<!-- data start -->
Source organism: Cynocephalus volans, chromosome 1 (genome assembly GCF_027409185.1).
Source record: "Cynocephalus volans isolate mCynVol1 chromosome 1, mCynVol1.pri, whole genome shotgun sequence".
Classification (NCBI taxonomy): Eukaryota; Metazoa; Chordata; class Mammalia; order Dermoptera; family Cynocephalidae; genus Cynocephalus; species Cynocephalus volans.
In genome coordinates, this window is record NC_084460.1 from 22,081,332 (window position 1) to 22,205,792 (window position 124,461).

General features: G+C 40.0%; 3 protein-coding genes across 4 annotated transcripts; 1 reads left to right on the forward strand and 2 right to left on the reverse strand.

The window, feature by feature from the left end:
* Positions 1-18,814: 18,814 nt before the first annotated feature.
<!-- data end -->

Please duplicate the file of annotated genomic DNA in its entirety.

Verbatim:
Source organism: Cynocephalus volans, chromosome 1 (genome assembly GCF_027409185.1).
Source record: "Cynocephalus volans isolate mCynVol1 chromosome 1, mCynVol1.pri, whole genome shotgun sequence".
Classification (NCBI taxonomy): Eukaryota; Metazoa; Chordata; class Mammalia; order Dermoptera; family Cynocephalidae; genus Cynocephalus; species Cynocephalus volans.
In genome coordinates, this window is record NC_084460.1 from 22,081,332 (window position 1) to 22,205,792 (window position 124,461).

General features: G+C 40.0%; 3 protein-coding genes across 4 annotated transcripts; 1 reads left to right on the forward strand and 2 right to left on the reverse strand.

The window, feature by feature from the left end:
* Positions 1-18,814: 18,814 nt before the first annotated feature.